[libvirt] [PATCH 0/6] NSS module for libvirt

Michal Privoznik mprivozn at redhat.com
Wed Feb 17 11:59:58 UTC 2016

On 16.02.2016 17:48, Guido Günther wrote:
> On Mon, Feb 15, 2016 at 05:38:37PM +0100, Michal Privoznik wrote:
>> Are you tired of remembering IP addresses for your domains?  Do
>> you have enough of configuring static IPs so that you can add
>> them to your hosts file? Then libvirt NSS module is exactly what
>> you need!
>> NSS does a lot in a Linux host. These patches aim at translating
>> domain names into IP addresses. All you need to do, is install
>> libnss_libvirt.so.2 (e.g. via 'make install' ran from source
>> dir), enable the module in nsswitch.conf:
>>     $ grep libvirt /etc/nsswitch.conf
>>     hosts:       files dns libvirt
>> and you're all set. Now you can just:
>>     $ ping $mydomain
>>     $ ssh user@$mydomain
>> or anything you'd like. The only limitation is that it has to be
>> libvirt who has assigned the domain IP address. The limitation
>> comes from implementation in which
>> '/var/lib/libvirt/dnsmasq/*.status' files are parsed when looking
>> up a hostname.
>> What's beautiful on this feature is that it helps any users
>> regardless of their systemd attitude. On systemd hosts there
>> already exists a similar module 'mymachines' which takes its data
>> from machined. And libvirt does communicate with machined when
>> creating a domain. But unfortunately at that time we know nothing
>> about guest's IPs and therefore do not tell them to machined,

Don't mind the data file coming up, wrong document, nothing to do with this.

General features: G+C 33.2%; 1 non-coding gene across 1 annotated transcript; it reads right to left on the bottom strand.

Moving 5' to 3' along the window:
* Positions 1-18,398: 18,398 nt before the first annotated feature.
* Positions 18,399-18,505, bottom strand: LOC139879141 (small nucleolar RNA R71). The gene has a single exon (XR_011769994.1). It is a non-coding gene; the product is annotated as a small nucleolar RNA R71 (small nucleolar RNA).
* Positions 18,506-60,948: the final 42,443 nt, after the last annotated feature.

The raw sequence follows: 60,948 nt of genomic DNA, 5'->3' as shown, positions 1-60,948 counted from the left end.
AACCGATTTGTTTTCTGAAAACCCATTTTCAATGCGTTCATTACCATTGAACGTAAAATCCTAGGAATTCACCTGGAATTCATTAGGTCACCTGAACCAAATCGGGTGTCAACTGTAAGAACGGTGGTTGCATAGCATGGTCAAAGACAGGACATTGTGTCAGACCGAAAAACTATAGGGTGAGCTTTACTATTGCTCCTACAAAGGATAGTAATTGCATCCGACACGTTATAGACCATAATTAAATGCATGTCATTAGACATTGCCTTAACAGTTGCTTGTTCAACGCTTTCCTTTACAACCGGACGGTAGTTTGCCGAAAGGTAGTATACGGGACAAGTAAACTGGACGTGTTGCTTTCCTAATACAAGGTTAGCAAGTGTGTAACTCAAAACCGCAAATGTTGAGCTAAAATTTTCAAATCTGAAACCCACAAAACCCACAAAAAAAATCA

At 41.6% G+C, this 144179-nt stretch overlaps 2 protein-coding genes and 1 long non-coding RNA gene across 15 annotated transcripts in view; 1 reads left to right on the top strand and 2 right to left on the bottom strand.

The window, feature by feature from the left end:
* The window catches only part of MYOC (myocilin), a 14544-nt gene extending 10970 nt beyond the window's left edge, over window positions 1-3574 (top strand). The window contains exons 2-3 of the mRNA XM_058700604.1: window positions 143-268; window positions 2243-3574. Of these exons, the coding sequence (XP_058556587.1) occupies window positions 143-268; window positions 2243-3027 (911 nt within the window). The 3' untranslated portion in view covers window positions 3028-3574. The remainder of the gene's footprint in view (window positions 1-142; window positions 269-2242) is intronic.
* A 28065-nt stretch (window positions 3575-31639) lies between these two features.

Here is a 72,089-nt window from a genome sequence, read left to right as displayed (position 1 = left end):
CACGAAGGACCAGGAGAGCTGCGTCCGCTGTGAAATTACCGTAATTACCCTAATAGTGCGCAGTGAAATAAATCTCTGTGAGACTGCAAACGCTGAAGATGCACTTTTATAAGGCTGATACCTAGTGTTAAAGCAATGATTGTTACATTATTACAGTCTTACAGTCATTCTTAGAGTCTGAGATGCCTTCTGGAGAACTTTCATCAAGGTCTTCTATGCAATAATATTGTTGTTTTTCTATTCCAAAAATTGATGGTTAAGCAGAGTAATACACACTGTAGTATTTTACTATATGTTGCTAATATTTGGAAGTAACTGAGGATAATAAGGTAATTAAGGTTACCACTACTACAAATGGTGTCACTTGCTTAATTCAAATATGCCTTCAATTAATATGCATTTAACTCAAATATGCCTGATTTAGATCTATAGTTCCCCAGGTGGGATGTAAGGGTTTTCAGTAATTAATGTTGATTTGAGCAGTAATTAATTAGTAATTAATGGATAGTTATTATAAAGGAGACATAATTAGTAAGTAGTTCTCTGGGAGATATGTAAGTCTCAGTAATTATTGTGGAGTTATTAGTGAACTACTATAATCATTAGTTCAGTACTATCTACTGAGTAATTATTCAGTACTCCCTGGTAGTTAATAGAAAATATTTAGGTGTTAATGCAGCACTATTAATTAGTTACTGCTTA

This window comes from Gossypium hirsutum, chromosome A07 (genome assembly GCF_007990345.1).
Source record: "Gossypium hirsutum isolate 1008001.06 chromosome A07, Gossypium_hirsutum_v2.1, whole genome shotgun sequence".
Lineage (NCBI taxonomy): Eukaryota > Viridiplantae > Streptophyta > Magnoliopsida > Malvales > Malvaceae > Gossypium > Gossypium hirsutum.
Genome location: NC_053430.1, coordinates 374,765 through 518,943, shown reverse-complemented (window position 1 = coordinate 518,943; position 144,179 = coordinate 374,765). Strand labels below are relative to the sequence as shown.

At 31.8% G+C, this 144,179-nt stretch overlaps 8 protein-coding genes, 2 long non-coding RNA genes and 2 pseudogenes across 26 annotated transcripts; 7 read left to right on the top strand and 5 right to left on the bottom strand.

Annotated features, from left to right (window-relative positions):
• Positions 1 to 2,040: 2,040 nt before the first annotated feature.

>> which in turn can't tell anything to mymachines module. To make
>> things worse, machined seems to be lacking an API to tell it the
>> addresses later on when libvirt finds out. Therefore even systemd
>> distros will benefit from this feature.
> Nice. For a similar purpose I hacked up simplec a while ago:
>     https://github.com/agx/simplec
> it works by fetching domain IPs using our APIs and stores them in a file
> for a dnsmasq instance to read. This allows to even collect IPs from
> remote URIs.

Interesting. Esp. the remote URIs part. That's what I was wondering when
writing my module, whether I should actually open a libvirt connection
and use public API to retrieve IPs or parsing an internal file is just
enough. But I could not think of any useful use case where I'd need to
resolve remote IPs. I mean, either those IPs are in a private network so
they are useless, or they come from the same subnet as host ones and in
that case external DHCP server has assigned them and hopefully set DNS
records too. What's your use case?

My argumentation for NSS module is that one does not need yet another
dnsmasq process running just to do a name translation.


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